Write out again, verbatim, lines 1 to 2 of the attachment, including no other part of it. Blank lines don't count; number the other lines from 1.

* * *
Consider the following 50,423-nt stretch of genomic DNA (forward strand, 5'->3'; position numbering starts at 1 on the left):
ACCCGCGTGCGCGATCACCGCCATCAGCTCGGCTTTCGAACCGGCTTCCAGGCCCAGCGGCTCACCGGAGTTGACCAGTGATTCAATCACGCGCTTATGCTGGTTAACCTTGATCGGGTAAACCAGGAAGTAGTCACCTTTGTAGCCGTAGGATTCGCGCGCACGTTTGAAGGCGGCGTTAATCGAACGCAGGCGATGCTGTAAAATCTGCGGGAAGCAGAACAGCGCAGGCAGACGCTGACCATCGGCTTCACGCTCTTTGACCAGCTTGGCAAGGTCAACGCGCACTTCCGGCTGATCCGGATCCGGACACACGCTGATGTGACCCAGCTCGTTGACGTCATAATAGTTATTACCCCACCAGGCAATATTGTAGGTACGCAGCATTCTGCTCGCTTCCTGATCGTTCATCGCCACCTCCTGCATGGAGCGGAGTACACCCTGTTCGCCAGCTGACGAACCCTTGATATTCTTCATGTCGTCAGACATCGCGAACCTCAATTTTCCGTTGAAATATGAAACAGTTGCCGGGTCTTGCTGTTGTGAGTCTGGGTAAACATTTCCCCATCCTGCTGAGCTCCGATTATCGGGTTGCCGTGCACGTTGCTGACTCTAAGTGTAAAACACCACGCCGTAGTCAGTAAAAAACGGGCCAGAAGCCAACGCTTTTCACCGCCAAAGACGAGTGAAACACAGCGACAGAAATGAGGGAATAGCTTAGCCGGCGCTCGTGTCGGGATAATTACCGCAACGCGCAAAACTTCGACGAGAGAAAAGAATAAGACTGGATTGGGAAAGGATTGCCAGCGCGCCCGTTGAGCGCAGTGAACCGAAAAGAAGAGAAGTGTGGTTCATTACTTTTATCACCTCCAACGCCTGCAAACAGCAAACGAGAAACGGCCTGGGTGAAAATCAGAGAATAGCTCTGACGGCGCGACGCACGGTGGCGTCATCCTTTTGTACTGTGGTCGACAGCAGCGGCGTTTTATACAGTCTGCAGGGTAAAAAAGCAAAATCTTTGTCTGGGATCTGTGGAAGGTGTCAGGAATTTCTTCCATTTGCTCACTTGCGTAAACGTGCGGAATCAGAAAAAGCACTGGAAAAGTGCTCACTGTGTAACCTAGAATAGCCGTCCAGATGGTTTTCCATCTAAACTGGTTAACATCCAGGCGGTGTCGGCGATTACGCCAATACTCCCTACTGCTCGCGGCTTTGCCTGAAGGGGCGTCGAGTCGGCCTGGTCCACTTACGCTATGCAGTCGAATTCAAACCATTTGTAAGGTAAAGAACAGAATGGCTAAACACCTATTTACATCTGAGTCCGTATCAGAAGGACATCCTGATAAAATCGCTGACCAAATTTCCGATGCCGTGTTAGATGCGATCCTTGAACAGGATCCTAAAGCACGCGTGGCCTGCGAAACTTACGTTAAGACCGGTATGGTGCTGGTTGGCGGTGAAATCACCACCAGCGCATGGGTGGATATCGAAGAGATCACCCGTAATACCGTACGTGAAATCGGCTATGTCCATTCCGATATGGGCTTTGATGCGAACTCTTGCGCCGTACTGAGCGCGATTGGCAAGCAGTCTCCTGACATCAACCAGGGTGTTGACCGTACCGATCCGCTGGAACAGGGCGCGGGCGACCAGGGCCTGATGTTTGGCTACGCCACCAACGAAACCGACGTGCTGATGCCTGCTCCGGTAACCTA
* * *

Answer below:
Consider the following 50,423-nt stretch of genomic DNA (forward strand, 5'->3'; position numbering starts at 1 on the left):
ACCCGCGTGCGCGATCACCGCCATCAGCTCGGCTTTCGAACCGGCTTCCAGGCCCAGCGGCTCACCGGAGTTGACCAGTGATTCAATCACGCGCTTATGCTGGTTAACCTTGATCGGGTAAACCAGGAAGTAGTCACCTTTGTAGCCGTAGGATTCGCGCGCACGTTTGAAGGCGGCGTTAATCGAACGCAGGCGATGCTGTAAAATCTGCGGGAAGCAGAACAGCGCAGGCAGACGCTGACCATCGGCTTCACGCTCTTTGACCAGCTTGGCAAGGTCAACGCGCACTTCCGGCTGATCCGGATCCGGACACACGCTGATGTGACCCAGCTCGTTGACGTCATAATAGTTATTACCCCACCAGGCAATATTGTAGGTACGCAGCATTCTGCTCGCTTCCTGATCGTTCATCGCCACCTCCTGCATGGAGCGGAGTACACCCTGTTCGCCAGCTGACGAACCCTTGATATTCTTCATGTCGTCAGACATCGCGAACCTCAATTTTCCGTTGAAATATGAAACAGTTGCCGGGTCTTGCTGTTGTGAGTCTGGGTAAACATTTCCCCATCCTGCTGAGCTCCGATTATCGGGTTGCCGTGCACGTTGCTGACTCTAAGTGTAAAACACCACGCCGTAGTCAGTAAAAAACGGGCCAGAAGCCAACGCTTTTCACCGCCAAAGACGAGTGAAACACAGCGACAGAAATGAGGGAATAGCTTAGCCGGCGCTCGTGTCGGGATAATTACCGCAACGCGCAAAACTTCGACGAGAGAAAAGAATAAGACTGGATTGGGAAAGGATTGCCAGCGCGCCCGTTGAGCGCAGTGAACCGAAAAGAAGAGAAGTGTGGTTCATTACTTTTATCACCTCCAACGCCTGCAAACAGCAAACGAGAAACGGCCTGGGTGAAAATCAGAGAATAGCTCTGACGGCGCGACGCACGGTGGCGTCATCCTTTTGTACTGTGGTCGACAGCAGCGGCGTTTTATACAGTCTGCAGGGTAAAAAAGCAAAATCTTTGTCTGGGATCTGTGGAAGGTGTCAGGAATTTCTTCCATTTGCTCACTTGCGTAAACGTGCGGAATCAGAAAAAGCACTGGAAAAGTGCTCACTGTGTAACCTAGAATAGCCGTCCAGATGGTTTTCCATCTAAACTGGTTAACATCCAGGCGGTGTCGGCGATTACGCCAATACTCCCTACTGCTCGCGGCTTTGCCTGAAGGGGCGTCGAGTCGGCCTGGTCCACTTACGCTATGCAGTCGAATTCAAACCATTTGTAAGGTAAAGAACAGAATGGCTAAACACCTATTTACATCTGAGTCCGTATCAGAAGGACATCCTGATAAAATCGCTGACCAAATTTCCGATGCCGTGTTAGATGCGATCCTTGAACAGGATCCTAAAGCACGCGTGGCCTGCGAAACTTACGTTAAGACCGGTATGGTGCTGGTTGGCGGTGAAATCACCACCAGCGCATGGGTGGATATCGAAGAGATCACCCGTAATACCGTACGTGAAATCGGCTATGTCCATTCCGATATGGGCTTTGATGCGAACTCTTGCGCCGTACTGAGCGCGATTGGCAAGCAGTCTCCTGACATCAACCAGGGTGTTGACCGTACCGATCCGCTGGAACAGGGCGCGGGCGACCAGGGCCTGATGTTTGGCTACGCCACCAACGAAACCGACGTGCTGATGCCTGCTCCGGTAACCTA